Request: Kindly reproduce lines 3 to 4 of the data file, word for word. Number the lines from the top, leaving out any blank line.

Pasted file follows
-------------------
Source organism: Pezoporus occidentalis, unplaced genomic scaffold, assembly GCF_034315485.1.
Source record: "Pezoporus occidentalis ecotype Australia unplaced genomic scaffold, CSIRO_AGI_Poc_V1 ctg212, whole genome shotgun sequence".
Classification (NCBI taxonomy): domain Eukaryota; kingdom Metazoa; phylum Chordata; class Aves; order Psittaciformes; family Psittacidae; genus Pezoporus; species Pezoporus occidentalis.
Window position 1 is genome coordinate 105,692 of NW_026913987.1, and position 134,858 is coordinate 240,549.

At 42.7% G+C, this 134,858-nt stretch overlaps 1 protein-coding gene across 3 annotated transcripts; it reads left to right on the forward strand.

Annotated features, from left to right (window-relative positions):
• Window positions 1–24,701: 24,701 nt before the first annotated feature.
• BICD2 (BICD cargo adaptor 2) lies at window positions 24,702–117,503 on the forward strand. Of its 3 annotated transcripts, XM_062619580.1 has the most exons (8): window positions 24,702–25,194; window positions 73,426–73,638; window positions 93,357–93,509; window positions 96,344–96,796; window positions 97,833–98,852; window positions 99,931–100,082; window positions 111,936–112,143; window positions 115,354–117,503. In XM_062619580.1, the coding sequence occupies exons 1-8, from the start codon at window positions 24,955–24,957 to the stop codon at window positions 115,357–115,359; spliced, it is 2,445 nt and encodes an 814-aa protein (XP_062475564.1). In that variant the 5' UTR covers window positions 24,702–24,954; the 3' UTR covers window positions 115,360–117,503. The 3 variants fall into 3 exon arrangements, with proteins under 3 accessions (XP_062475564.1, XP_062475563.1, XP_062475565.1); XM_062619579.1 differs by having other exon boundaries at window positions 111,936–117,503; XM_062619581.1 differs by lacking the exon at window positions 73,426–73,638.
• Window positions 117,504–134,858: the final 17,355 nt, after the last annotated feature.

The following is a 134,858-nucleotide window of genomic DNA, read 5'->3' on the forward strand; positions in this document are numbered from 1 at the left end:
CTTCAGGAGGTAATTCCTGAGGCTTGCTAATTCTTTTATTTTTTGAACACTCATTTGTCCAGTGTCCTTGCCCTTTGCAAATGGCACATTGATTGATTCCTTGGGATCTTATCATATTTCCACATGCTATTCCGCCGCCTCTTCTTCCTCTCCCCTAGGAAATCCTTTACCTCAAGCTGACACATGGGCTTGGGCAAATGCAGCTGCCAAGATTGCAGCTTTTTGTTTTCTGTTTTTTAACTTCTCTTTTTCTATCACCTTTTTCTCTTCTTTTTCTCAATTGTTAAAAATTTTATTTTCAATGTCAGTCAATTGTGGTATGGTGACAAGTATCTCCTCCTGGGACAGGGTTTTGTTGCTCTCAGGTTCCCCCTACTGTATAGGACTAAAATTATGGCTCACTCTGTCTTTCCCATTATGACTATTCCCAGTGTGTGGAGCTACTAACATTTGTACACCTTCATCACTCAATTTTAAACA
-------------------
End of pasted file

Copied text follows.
Classification (NCBI taxonomy): domain Eukaryota; kingdom Metazoa; phylum Chordata; class Aves; order Psittaciformes; family Psittacidae; genus Pezoporus; species Pezoporus occidentalis.
Window position 1 is genome coordinate 105,692 of NW_026913987.1, and position 134,858 is coordinate 240,549.